OPEC report estimates demand outstripping supply
VIENNA, Austria – An OPEC report suggests world demand for its oil is outstripping supply.
The monthly demand forecast from the oil cartel shows estimated OPEC crude production last month averaged 28.97 million barrels a day. It also shows demand this year for OPEC oil averaging a daily 29.9 million barrels.
Friday’s report comes two days after an OPEC meeting ended in disarray, with Saudi Arabia and other Gulf members unable to push through production increases. Iran led the grouping against increases within the Organization of Petroleum Exporting Countries.
Toyota expects profit plunge followed by strong recovery
TOKYO – Toyota forecasts its annual profit to dive 31 percent, hammered by production disruptions from parts shortages, but its outlook Friday projects a robust recovery from the earthquake and tsunami in coming months.
Toyota Motor Corp. had not given an earnings forecast earlier because of uncertainties about its production outlook after the March 11 disaster wiped out key parts suppliers in northeastern Japan.
Toyota forecast a 280 billion yen profit for the fiscal year through March 2012, down from 408 billion yen for the previous fiscal year.
Maker of Pampers settles lawsuit over skin rashes
CINCINNATI – Consumer products maker Procter & Gamble says it has agreed to settle a lawsuit by parents who claimed a new version of Pampers diapers caused skin rashes and other problems for their babies.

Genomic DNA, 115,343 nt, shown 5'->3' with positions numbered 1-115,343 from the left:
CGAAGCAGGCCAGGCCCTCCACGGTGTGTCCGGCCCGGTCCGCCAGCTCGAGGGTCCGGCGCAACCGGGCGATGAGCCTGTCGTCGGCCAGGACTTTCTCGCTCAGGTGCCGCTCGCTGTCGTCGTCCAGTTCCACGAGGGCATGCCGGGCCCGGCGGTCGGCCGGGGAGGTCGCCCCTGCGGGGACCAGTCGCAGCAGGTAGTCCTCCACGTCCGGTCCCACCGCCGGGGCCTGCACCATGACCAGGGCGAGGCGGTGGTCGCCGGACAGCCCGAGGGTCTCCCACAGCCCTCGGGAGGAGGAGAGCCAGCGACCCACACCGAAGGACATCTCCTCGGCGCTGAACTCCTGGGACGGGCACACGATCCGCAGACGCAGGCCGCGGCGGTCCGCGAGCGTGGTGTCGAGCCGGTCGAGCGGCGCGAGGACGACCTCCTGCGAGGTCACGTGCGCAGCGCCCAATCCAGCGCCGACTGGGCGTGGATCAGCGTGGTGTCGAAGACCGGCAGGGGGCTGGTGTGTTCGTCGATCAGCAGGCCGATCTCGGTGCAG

P&G will pay the parents’ attorney fees, estimated at $2.7 million, and give each child of the 59 plaintiffs $1,000 under terms subject to final approval in U.S. District Court in Cincinnati. The company also will spend $400,000 to create a pediatric resident training program and provide skin rash education, including on the Pampers website.
P&G said it isn’t paying the plaintiffs damages, and a federal probe found no specific link between the new diapers and babies’ skin problems. The company also will indicate on the diapers’ packaging how to get more information about rashes.
Merck revises drug labels to cut dispensing errors
WHITEHOUSE STATION, N.J. – Drugmaker Merck & Co. soon will be shipping many of its top medications to pharmacies in containers with labels redesigned to prevent dispensing errors.
The U.S. Food and Drug Administration just approved the revamped container labels. They have a new standardized format to make them easier to read and give better information on the drug inside and the dosage strength.
Merck spent about three years working with several FDA divisions to revamp the layout and content of the medicine containers shipped to pharmacies. Individual prescriptions are dispensed from those into small bottles for patients.
The revised labels will go on 16 oral medications, including diabetes pills Januvia and Janumet, asthma and allergy drug Singulair and Isentress for HIV.